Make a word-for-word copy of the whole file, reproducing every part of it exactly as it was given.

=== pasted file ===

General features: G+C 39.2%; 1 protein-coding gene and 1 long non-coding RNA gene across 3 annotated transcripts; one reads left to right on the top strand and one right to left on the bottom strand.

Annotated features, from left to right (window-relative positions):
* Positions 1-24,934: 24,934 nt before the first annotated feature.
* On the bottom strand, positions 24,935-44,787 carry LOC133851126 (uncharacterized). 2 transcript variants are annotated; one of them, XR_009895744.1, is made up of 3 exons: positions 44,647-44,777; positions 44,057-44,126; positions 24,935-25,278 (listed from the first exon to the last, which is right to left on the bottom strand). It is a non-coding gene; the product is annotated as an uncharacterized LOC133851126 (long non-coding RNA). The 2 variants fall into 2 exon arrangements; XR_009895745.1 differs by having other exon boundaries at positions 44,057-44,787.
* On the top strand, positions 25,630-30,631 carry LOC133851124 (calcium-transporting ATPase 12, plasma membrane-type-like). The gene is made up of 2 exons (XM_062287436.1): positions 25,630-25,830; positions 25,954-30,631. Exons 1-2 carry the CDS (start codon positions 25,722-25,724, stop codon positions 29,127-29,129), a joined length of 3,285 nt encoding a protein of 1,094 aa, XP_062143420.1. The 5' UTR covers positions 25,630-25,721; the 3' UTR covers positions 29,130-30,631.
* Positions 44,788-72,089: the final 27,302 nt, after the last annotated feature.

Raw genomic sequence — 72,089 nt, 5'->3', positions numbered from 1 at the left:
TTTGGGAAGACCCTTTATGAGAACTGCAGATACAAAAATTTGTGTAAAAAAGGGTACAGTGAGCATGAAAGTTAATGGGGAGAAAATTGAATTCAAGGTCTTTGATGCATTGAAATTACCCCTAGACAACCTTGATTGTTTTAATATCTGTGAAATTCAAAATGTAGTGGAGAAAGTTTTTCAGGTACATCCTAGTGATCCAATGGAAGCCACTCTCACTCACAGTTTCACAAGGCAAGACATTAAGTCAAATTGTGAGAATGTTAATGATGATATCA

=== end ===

General features: G+C 39.2%; 1 protein-coding gene and 1 long non-coding RNA gene across 3 annotated transcripts; one reads left to right on the top strand and one right to left on the bottom strand.

Annotated features, from left to right (window-relative positions):
* Positions 1-24,934: 24,934 nt before the first annotated feature.
* On the bottom strand, positions 24,935-44,787 carry LOC133851126 (uncharacterized). 2 transcript variants are annotated; one of them, XR_009895744.1, is made up of 3 exons: positions 44,647-44,777; positions 44,057-44,126; positions 24,935-25,278 (listed from the first exon to the last, which is right to left on the bottom strand). It is a non-coding gene; the product is annotated as an uncharacterized LOC133851126 (long non-coding RNA). The 2 variants fall into 2 exon arrangements; XR_009895745.1 differs by having other exon boundaries at positions 44,057-44,787.
* On the top strand, positions 25,630-30,631 carry LOC133851124 (calcium-transporting ATPase 12, plasma membrane-type-like). The gene is made up of 2 exons (XM_062287436.1): positions 25,630-25,830; positions 25,954-30,631. Exons 1-2 carry the CDS (start codon positions 25,722-25,724, stop codon positions 29,127-29,129), a joined length of 3,285 nt encoding a protein of 1,094 aa, XP_062143420.1. The 5' UTR covers positions 25,630-25,721; the 3' UTR covers positions 29,130-30,631.
* Positions 44,788-72,089: the final 27,302 nt, after the last annotated feature.

Raw genomic sequence — 72,089 nt, 5'->3', positions numbered from 1 at the left:
TTTGGGAAGACCCTTTATGAGAACTGCAGATACAAAAATTTGTGTAAAAAAGGGTACAGTGAGCATGAAAGTTAATGGGGAGAAAATTGAATTCAAGGTCTTTGATGCATTGAAATTACCCCTAGACAACCTTGATTGTTTTAATATCTGTGAAATTCAAAATGTAGTGGAGAAAGTTTTTCAGGTACATCCTAGTGATCCAATGGAAGCCACTCTCACTCACAGTTTCACAAGGCAAGACATTAAGTCAAATTGTGAGAATGTTAATGATGATATCA